FORT COLLINS — A woman who faced up to 148 1/2 years in jail and almost $500,000 worth of fines entered a plea agreement instead of going to trial Monday.
Now Catherine “Dodie” Cariaso, accused of abandoning 84 malnourished dogs at her rental home near Berthoud last summer, faces up to three years in jail, with a minimum one year of supervised probation.
“She was scared to death,” said Cariaso’s attorney, Norm Townsend.
Cariaso agreed to an Alford plea, which means she maintains her innocence, but will plead guilty in order to take advantage of the plea bargain.
Under the terms of the agreement, Cariaso will plead guilty to 15 counts of animal neglect and mistreatment and five counts of animal abandonment.
Her maximum punishment is three years of jail time and up to five years of probation for each count. Her minimum punishment is one year of supervised probation. She would not be able to breed dogs during the probation period.
Larimer County Court Judge Ronald Schultz will sentence her June 2. Before that, she must submit to a pre-sentence investigation, where she will undergo a mental health evaluation.
Susan Emrani, the deputy district attorney prosecuting the case, said Cariaso will not be punished with additional fines because probation and restitution expenses will cost enough. The court has not decided on a restitution amount — money Cariaso would have to pay for damages — yet, Emrani said.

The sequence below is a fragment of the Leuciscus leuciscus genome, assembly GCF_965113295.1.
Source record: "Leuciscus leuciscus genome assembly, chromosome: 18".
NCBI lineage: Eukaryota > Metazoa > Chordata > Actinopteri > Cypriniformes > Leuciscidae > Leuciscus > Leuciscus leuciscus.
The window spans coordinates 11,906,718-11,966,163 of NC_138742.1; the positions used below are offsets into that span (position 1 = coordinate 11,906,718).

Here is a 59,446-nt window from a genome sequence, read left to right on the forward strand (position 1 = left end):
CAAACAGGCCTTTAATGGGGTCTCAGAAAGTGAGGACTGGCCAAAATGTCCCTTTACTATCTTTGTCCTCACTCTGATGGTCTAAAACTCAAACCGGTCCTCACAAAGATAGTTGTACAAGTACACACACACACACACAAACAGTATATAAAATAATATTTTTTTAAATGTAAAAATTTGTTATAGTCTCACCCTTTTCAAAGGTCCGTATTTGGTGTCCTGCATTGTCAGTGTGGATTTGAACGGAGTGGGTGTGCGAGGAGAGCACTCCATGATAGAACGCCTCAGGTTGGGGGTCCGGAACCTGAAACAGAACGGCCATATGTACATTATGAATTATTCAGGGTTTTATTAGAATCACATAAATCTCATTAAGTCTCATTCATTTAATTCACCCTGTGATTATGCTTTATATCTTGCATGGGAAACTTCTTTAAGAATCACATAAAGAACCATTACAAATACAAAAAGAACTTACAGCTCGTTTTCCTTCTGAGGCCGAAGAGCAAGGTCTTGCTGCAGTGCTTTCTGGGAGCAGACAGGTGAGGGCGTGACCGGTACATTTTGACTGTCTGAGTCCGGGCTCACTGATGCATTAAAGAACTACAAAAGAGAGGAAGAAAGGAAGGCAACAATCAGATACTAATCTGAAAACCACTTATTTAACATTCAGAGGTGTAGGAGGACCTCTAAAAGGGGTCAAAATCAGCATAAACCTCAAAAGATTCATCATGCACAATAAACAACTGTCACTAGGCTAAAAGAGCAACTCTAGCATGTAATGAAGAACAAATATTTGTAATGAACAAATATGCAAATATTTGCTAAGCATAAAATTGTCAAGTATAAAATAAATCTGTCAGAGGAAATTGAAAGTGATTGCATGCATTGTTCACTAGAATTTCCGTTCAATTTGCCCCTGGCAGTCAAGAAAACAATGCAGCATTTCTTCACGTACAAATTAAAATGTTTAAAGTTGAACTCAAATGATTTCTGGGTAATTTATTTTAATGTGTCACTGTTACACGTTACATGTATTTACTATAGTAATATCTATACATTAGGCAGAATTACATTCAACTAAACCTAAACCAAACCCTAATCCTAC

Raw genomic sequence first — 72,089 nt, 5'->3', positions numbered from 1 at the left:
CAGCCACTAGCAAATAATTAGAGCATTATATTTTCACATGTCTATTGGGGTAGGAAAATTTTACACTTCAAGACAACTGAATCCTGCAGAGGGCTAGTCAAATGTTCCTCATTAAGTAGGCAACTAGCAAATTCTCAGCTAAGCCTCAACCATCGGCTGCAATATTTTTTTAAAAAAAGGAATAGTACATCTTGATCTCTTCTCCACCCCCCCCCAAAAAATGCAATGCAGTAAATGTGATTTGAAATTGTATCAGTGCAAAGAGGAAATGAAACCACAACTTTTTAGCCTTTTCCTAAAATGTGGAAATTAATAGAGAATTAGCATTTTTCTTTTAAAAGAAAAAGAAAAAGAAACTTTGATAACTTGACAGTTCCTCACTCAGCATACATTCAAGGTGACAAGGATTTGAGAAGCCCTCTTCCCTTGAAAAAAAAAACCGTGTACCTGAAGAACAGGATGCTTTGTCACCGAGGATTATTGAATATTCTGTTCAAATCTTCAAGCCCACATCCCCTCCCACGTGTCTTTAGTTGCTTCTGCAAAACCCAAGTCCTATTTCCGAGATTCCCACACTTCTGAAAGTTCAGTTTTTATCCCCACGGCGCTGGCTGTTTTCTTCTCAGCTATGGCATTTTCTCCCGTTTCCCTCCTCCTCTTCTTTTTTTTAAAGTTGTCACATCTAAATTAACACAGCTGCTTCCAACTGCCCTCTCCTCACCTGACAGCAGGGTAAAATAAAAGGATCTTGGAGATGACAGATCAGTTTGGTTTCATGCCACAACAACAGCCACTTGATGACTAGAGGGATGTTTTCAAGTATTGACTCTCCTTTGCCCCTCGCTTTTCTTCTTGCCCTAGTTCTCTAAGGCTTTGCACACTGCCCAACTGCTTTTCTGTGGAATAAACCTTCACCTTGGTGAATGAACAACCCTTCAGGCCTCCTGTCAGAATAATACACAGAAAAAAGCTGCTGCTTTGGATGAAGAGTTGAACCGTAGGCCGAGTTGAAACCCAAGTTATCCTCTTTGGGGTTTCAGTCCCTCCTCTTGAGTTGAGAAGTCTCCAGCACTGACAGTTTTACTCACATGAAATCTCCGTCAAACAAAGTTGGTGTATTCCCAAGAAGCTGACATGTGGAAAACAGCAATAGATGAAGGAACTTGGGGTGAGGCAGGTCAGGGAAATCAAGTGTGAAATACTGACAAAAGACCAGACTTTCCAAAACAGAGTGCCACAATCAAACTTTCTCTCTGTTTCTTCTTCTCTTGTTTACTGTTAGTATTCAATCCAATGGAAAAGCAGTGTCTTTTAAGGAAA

Larimer Humane Society officials
euthanized 54 of the Labrador retrievers found at Cariaso’s rental home last summer. They said they found dogs malnourished, dehydrated, not vaccinated, covered in their own waste and living in crates too small to allow them to stand up.
“It was pretty shocking,” Emrani said. “Difficult to stomach.”
Cariaso’s lawyer said Humane Society officials were too quick to destroy the dogs and took the event out of context.
“They’re looking at one day in this woman’s life,” Townsend said, adding that for Cariaso — a single woman with no children — her dogs were her life.
He said her life quickly spiraled out of control last June, when she was evicted from her Weld County home, ran out of money and was forced to move her animals to another home.
He said Weld County animal control officers saw the dogs at the end of June and told her to call the Humane Society if she couldn’t care for them anymore. But they didn’t tell her the dogs looked mistreated or neglected, he said.
“She clearly made some mistakes,” Townsend said. “She should have reduced the number of dogs.”
But she panicked and called the Humane Society when her new landlord told her he wanted the dogs out.
Then Cariaso disappeared for more than a week. During that time, Townsend said she had a “nervous breakdown.”
“She was afraid they would do exactly what they did,” he said.